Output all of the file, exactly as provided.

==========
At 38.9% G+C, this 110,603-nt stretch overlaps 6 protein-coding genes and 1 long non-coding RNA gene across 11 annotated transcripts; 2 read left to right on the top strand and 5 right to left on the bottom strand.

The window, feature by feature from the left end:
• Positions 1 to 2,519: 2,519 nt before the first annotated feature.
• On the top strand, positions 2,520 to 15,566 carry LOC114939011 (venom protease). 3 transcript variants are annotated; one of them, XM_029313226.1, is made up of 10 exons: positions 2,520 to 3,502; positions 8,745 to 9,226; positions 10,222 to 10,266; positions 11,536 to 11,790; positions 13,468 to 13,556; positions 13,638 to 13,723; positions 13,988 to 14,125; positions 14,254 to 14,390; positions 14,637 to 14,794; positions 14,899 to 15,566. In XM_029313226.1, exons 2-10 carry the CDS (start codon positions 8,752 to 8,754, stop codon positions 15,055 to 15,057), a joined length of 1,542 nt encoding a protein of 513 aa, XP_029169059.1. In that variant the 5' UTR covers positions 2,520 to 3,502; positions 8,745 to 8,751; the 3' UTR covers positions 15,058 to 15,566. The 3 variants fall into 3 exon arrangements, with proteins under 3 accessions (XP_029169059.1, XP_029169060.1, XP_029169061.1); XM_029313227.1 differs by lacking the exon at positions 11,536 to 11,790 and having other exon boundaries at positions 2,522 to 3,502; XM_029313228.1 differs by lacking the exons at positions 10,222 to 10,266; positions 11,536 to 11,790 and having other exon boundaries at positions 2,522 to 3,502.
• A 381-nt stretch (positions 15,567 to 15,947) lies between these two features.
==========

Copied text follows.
At 38.9% G+C, this 110,603-nt stretch overlaps 6 protein-coding genes and 1 long non-coding RNA gene across 11 annotated transcripts; 2 read left to right on the top strand and 5 right to left on the bottom strand.

The window, feature by feature from the left end:
• Positions 1 to 2,519: 2,519 nt before the first annotated feature.
• On the top strand, positions 2,520 to 15,566 carry LOC114939011 (venom protease). 3 transcript variants are annotated; one of them, XM_029313226.1, is made up of 10 exons: positions 2,520 to 3,502; positions 8,745 to 9,226; positions 10,222 to 10,266; positions 11,536 to 11,790; positions 13,468 to 13,556; positions 13,638 to 13,723; positions 13,988 to 14,125; positions 14,254 to 14,390; positions 14,637 to 14,794; positions 14,899 to 15,566. In XM_029313226.1, exons 2-10 carry the CDS (start codon positions 8,752 to 8,754, stop codon positions 15,055 to 15,057), a joined length of 1,542 nt encoding a protein of 513 aa, XP_029169059.1. In that variant the 5' UTR covers positions 2,520 to 3,502; positions 8,745 to 8,751; the 3' UTR covers positions 15,058 to 15,566. The 3 variants fall into 3 exon arrangements, with proteins under 3 accessions (XP_029169059.1, XP_029169060.1, XP_029169061.1); XM_029313227.1 differs by lacking the exon at positions 11,536 to 11,790 and having other exon boundaries at positions 2,522 to 3,502; XM_029313228.1 differs by lacking the exons at positions 10,222 to 10,266; positions 11,536 to 11,790 and having other exon boundaries at positions 2,522 to 3,502.
• A 381-nt stretch (positions 15,567 to 15,947) lies between these two features.